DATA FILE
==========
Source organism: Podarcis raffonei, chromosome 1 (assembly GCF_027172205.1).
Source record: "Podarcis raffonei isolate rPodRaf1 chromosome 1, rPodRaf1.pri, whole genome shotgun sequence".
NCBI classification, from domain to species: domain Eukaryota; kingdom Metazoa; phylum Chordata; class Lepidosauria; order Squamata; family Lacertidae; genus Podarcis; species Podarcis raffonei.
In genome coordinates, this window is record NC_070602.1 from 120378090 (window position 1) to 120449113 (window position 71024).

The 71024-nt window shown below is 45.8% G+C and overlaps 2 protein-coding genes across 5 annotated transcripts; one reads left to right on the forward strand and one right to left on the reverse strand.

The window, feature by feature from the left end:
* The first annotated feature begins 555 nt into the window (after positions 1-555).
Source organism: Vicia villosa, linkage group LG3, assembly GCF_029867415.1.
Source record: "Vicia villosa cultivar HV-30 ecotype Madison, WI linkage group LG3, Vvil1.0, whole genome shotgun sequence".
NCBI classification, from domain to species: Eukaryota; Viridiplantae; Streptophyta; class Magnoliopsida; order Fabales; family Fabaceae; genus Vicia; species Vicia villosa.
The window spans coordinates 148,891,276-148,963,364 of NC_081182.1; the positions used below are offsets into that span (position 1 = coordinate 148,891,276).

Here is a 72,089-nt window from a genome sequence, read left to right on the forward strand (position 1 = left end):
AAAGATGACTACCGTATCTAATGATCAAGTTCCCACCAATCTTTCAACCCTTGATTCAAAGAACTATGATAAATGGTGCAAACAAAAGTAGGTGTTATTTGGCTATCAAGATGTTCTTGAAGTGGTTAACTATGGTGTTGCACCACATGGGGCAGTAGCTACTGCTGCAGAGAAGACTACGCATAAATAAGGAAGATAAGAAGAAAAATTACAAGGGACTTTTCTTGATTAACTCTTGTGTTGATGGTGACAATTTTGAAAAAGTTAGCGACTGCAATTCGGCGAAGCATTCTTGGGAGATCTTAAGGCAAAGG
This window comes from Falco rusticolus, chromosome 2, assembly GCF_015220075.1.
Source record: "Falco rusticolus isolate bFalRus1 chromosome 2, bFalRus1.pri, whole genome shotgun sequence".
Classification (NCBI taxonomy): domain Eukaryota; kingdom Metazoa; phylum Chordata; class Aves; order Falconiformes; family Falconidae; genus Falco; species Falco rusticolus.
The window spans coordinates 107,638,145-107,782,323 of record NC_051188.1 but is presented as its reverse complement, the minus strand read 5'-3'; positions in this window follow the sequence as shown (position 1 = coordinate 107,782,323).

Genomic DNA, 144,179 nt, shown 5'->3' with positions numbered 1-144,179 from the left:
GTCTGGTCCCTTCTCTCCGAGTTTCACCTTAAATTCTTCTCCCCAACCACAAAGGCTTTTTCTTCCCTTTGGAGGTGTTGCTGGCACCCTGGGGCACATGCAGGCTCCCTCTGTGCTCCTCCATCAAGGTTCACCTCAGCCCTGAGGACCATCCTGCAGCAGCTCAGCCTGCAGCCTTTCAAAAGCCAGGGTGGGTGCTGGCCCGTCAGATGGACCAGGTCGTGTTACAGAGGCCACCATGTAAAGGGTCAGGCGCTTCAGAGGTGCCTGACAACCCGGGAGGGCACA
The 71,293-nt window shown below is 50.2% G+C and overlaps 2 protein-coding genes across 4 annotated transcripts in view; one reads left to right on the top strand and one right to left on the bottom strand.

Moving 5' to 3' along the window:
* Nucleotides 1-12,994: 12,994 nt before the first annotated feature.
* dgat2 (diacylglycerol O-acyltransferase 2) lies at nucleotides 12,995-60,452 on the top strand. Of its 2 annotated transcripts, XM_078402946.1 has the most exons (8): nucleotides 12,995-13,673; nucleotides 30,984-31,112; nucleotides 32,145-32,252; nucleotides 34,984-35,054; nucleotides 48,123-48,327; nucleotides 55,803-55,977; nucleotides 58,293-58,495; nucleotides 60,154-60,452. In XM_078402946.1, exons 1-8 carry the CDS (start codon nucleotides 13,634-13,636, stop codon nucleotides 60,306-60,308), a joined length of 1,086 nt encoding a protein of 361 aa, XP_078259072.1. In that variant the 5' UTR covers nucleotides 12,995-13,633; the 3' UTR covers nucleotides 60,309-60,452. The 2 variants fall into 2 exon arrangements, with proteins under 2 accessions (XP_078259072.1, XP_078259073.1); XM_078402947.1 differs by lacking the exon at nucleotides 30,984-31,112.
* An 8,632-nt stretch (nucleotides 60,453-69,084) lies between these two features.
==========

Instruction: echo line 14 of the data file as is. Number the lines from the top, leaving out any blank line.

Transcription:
This window comes from Falco rusticolus, chromosome 2, assembly GCF_015220075.1.